The point is that Mary Kate Danaher isn’t real; the whimsical version of Ireland presented in the film echoes Sean’s Irish-American fantasy of Ireland, embodied by the redheaded beauty with the fiery temper. Similarly, when Billy finally travels to Clonmel in the 1970s, hoping to visit Eva’s grave, he is struck by the falsity of both his one-time fiancee and his environs. There is “a shabby sense of change, of the modern, all about the place, that had little to do with the backward, quiet little city she had once described for him”. Yet McDermott’s critique of Irish-American fantasies of the homeland is never condescending or cruel. Indeed, there is something compelling for Billy’s relatives and friends – and therefore, for the reader – about the extent of his “unwavering faith” in the dream of romance and marriage with Eva. They admire his loyalty and innocence just as Nick finds “something gorgeous” about Gatsby, “some heightened sensitivity to the promises of life…an extraordinary gift of hope, a romantic readiness such as I have never found in any other person and which it is not likely I shall ever find again”.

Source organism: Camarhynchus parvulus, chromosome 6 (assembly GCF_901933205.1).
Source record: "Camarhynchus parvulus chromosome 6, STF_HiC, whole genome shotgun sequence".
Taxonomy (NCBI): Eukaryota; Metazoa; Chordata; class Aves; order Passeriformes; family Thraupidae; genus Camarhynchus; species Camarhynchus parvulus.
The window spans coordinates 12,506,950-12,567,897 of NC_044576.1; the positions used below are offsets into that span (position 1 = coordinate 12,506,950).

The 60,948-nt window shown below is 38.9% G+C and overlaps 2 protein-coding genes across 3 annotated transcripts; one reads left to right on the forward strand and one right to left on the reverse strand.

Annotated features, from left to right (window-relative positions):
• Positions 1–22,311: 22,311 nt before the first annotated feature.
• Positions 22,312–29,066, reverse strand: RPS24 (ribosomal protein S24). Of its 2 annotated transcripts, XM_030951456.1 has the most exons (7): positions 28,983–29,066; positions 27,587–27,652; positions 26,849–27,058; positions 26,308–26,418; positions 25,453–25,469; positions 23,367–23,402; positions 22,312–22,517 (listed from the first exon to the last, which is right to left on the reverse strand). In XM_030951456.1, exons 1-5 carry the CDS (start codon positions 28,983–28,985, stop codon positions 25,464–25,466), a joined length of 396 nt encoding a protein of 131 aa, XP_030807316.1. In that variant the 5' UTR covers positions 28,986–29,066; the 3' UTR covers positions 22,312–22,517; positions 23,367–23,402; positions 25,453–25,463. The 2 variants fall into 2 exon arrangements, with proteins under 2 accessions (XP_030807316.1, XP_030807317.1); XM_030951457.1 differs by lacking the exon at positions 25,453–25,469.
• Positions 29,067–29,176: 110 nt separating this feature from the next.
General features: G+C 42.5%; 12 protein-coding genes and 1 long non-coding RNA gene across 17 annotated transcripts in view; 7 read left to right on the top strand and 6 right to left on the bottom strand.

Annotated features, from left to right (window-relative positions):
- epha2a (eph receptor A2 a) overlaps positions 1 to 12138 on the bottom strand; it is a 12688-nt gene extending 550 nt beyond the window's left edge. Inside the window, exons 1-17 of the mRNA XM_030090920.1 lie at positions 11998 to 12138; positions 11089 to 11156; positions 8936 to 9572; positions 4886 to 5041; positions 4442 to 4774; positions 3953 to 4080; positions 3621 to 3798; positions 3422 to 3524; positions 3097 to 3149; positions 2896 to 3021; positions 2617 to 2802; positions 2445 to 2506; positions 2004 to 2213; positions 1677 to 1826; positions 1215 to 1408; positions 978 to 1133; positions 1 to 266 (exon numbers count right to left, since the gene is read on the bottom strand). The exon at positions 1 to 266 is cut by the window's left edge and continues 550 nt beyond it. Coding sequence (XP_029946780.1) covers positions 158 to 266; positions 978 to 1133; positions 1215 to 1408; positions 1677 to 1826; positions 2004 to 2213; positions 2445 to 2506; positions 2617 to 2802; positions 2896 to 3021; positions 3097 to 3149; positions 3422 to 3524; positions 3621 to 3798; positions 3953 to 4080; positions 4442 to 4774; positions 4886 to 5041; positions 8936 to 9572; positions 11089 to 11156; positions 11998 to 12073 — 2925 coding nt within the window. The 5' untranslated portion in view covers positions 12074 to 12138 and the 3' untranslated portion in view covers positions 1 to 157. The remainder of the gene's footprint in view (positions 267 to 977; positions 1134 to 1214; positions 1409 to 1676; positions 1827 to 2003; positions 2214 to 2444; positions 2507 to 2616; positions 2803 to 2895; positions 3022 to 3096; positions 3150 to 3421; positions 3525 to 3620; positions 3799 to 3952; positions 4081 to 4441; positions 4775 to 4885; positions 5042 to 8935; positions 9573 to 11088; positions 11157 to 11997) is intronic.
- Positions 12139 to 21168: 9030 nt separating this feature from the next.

If her interest in Fitzgerald’s work connects her to the 1920s, McDermott is perhaps most absorbing when writing about the 1960s as a watershed moment for Irish-American Catholics, a period that witnessed the enormous changes ushered in by the Second Vatican Council (1962-65), the election (1960) and assassination (1963) of President John F Kennedy and, perhaps less often discussed, the Immigration and Nationality Act (1965). This Act sought to rectify the exclusions of the National Origins Act (1924), which, through a quota system, had given strong preference to immigrants from “older” ethnic groups in the US (such as the Irish, British and Germans) and actively discriminated against “newer” ethnic groups, such as those from China, southern Asia, eastern and southern Europe. The 1965 Act certainly did redress the balance. As immigrants arrived in unprecedented numbers from the Caribbean, south and east Asia, those belonging to older (read: white) ethnic groups began to see themselves as displaced by these newer (read: non-white) arrivals.